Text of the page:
Browsers need to overhaul their privacy settings to account for things like
localStorage and bring control back to the user. In the days of cookies it was relatively simple for a user to wipe any identifiers (excluding IP address) from their browser. Simply clear cookies.
Firefox has two basic abilities, you can clear cookies, or you can browse and delete cookies. That’s great but not terribly clear that there’s more than cookies.
as far as I know has no cookie browser like Firefox has, but (edit: Erunno notes in the comments you can via chrome://settings/cookies) explicitly lets you “Delete cookies and other site and plug-in data”. That’s pretty good.
Today, I think Safari’s UI is the closest to perfect. Each hostname shows exactly what it has. My only gripe is that Safari doesn’t let you see what’s there. That’s a “power-user” feature however and I think it does an adequate job regardless.
Websites use more than just cookies these days. I discussed this a little over a year ago. The reason evercookie is controversial is that browsers don’t quite give users the level of control (real or perceived) that they expect for objects other than cookies.
Here is another use case for why this is needed. Google Analytics is used on perhaps half the internet’s websites. It sets a cookie every time. That means 230 bytes added to every http request for a lot of websites. Google could switch to
localStorage and free up that 230 bytes. While they technically could do this, in practice, this could create a firestorm of attacks against them. The problem is it would be spun as Google trying to evade cookie deletion and and a privacy violation. The same storm that evercookie created. I suspect that’s why it hasn’t been done to date. The truth is the Google Analytics team has done a lot for improving performance including making it entirely async. But this move would be controversial.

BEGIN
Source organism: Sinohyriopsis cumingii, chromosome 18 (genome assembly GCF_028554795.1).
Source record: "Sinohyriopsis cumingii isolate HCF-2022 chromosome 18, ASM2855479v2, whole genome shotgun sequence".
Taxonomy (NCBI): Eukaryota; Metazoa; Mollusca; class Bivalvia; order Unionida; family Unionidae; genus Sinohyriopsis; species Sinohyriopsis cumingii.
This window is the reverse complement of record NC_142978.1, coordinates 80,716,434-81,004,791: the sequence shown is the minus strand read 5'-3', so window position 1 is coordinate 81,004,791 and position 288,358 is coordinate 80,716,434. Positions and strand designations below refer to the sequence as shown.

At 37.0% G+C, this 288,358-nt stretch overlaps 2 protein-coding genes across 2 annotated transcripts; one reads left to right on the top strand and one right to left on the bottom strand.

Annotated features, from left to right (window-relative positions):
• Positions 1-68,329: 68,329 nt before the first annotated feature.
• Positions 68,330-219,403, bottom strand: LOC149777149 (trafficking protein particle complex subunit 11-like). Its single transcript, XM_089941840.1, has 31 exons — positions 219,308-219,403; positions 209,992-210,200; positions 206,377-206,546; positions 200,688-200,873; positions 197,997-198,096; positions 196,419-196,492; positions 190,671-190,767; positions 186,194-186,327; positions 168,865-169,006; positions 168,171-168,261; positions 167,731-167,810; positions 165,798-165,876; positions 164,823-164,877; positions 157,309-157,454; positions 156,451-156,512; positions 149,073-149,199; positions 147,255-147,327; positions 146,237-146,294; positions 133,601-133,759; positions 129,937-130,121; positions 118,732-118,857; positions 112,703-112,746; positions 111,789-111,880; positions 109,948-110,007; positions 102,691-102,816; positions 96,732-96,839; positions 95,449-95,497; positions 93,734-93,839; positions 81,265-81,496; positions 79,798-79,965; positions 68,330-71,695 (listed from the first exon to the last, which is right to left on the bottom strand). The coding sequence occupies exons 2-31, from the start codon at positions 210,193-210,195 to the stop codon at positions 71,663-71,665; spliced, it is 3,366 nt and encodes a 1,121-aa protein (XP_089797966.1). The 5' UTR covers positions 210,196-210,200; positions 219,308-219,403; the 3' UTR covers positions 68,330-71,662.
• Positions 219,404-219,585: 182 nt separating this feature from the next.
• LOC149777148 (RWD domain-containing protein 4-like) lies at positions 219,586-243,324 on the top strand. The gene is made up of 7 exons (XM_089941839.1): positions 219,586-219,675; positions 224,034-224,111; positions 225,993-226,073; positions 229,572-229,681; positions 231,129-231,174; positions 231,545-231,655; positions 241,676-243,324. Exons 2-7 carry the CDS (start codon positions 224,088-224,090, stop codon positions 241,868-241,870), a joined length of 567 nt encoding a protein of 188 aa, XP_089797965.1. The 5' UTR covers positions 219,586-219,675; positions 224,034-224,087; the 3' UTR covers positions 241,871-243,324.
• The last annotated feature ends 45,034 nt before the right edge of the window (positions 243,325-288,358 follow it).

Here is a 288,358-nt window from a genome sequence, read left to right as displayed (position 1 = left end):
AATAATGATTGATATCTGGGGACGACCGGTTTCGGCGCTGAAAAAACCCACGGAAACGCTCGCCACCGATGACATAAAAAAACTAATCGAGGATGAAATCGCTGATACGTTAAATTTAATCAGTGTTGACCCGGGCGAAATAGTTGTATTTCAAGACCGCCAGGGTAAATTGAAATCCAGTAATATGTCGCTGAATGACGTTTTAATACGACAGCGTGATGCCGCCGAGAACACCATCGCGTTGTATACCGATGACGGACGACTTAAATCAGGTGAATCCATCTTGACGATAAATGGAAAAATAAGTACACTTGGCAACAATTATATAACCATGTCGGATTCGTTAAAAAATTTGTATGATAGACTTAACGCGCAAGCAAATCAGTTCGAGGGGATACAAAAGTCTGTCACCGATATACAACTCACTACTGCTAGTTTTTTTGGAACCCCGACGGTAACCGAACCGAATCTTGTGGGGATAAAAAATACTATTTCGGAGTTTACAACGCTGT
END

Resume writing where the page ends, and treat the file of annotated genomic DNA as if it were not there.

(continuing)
It’s no longer about “cookies”, but “user data”.
16 replies on “Privacy Issues Behind localStorage”
I have put a “storage” panel into my Tahoe Data Manager add-on, but unfortunately we have bad to non-existent interfaces in the Mozilla platform for a manager/viewer of the various new web storages (app cache, DOM storage / localStore, indexedDB) and so I had to plaster this implementation with crude hacks. It would be so nice if someone could go in and write some interfaces for those that are as nice as those for cookies, passwords, and permissions.
“Chrome as far as I know has no cookie browser like Firefox has”
This is not true (and never has been). Chrome’s cookie browser is reachable via chrome://settings/cookies and lists all data (cookies, localStorage, WebSQL, etc.) for each domain. I find it superior to Firefox’ current offering does not have such a comprehensive interface to quickly check what kind of data a domain has stored.
Updated. Thanks for the info.
Just to avoid any misunderstanding that this might be a hidden feature: The cookie browser is also reachable via Preferences -> Under the Hood -> Content Settings -> All Cookies and Site Data…
“I find it superior to Firefox’ current offering does not have such a comprehensive interface to quickly check what kind of data a domain has stored.”
This is not true. Firefox’s data permissions is reachable via about:permissions
It’s not comparable. about:permissions is about setting per-domain permissions with limited browsing abilities of site data (Firefox still misses an UI for managing localStorage AFAIK). Chrome’s cookie browser is about offering a comprehensive view of per-domain site data with permission management delegated to other interfaces.